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Judge vs. Jury Trials

When a case goes to trial, the parties sometimes have a choice between a bench trial or a jury trial. Not all types of cases have this option. Small claims and juvenile criminal cases do not have jury trials.

In a criminal case, the defendant has the right to waive a jury trial, but the state must agree if the defendant wants a bench trial. If a defendant prefers a bench trial, the state will accept it.

There are important differences between bench and jury trials, whether you represent yourself or have an attorney. Before you decide between the types of trials, keep some other legal issues in mind.

Court Cases: Civil vs. Criminal

Deciding between a bench trial and a jury trial can depend on what you must prove in the case.

In a criminal trial, the prosecution has the burden of proof. Whether the case is a felony or a misdemeanor, the prosecution must show the defendant committed the crime beyond a reasonable doubt. This is a very high bar. A criminal defense attorney has no burden of proof but must refute elements of the prosecution's case.

In a civil trial, the plaintiff has the burden of proof. The standard is a "preponderance of evidence," meaning more likely than not, or about 51%. A civil defense lawyer may need to disprove parts of the plaintiff's case and prove the defendant's side of the case.

Bench Trials

In a bench trial, the judge decides the facts of the case. Otherwise, the case proceeds just as it would in a jury trial. Self-representing parties may find it easier to present a case before a judge than a jury because they will have fewer eyes watching them.

In a bench trial, you avoid jury selection (voir dire), making an opening statement before a jury, and closing arguments for the jurors. These can be intimidating for someone unfamiliar with court procedures.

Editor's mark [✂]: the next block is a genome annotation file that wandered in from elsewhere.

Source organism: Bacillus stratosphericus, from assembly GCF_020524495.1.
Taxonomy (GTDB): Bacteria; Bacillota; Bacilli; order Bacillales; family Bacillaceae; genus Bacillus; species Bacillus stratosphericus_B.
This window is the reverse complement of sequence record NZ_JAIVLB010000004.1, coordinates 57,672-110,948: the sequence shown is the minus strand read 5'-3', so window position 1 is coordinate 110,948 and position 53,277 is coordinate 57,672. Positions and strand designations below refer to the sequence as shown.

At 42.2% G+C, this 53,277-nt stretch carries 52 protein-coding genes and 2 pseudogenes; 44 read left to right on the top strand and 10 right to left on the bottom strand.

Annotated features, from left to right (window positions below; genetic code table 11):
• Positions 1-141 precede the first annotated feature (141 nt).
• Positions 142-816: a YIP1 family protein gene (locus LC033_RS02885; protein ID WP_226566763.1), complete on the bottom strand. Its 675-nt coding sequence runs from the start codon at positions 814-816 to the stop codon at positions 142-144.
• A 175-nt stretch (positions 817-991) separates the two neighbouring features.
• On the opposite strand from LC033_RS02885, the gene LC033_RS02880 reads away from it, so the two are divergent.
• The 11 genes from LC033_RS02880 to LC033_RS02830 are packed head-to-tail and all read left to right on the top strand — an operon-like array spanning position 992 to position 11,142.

The advantages of a bench trial are:

  • Judges know the law. There is less need to walk judges through every step of a civil case or criminal trial since they know how attorneys establish their cases.
  • Judges are less likely to be biased. Especially in civil cases, judges have little reason to be predisposed to one side or the other. Judges must put aside personal opinions and focus on the facts in the case.
  • Bench trials go faster. Since judges need less explanation, civil litigation moves more quickly when presented to a judge than when presented to a jury.

The downsides to a bench trial are:

  • Judges know all the law. Although judges may loosen rules of evidence in a bench trial, they will not abandon them. They give pro se litigants what help they can in court but will not bend the rules of criminal or civil procedure.
  • Criminal defendants may feel very alone in a bench trial. Judges often begin in the prosecutor's or DA's office. With police, prosecutors, and the judge, a pro se criminal defendant must be sure of the outcome if they plan to defend themselves.

Jury Trials

In a jury trial, the jury selection process winnows out six to 12 jurors, plus alternates, to decide your case. Jury selection, or voir dire, is time-consuming in the jury trial process. Self-represented litigants should get legal advice during voir dire since it is a complicated procedure for the layperson.

The advantages of a trial by jury include:

  • Jurors don't know all the rules. Although the judge and opposing counsel can prevent improper evidence and questions from getting through, they cannot catch all of them.
  • Jurors listen to their emotions. In civil trials, especially personal injury cases, having a sympathetic jury can be helpful for pro se litigants.

The disadvantages for some defendants include:

  • Jurors can react to emotions or bias. Criminal defendants charged with gruesome crimes may fare poorly with juries, as may unsympathetic parties in civil cases, such as corporations.
  • Jurors don't know the law. They must have legal issues explained in careful detail, a task often beyond the ability of pro se litigants.
  • The court process for jury trials includes voir dire at the beginning and jury instructions at the end. These are legally dense procedures that need help from a professional.

Jury trials are not a guaranteed part of the civil court process. In a civil trial, at least one party must pay for the jurors and make the initial deposit on the case. In a criminal matter, the state pays for the jurors. The courts presume defendants want a jury trial, and defendants must waive their right to a jury. The judge or the state can deny the waiver because a jury trial is so important in a criminal case.

When You Need an Attorney

If you need help understanding the legal process and rules of evidence, you should have an attorney represent you at trial. You should have an attorney in any court case where your liberty is at stake. If you have legal questions about a civil or criminal case and need a trial lawyer, contact a criminal or civil attorney.

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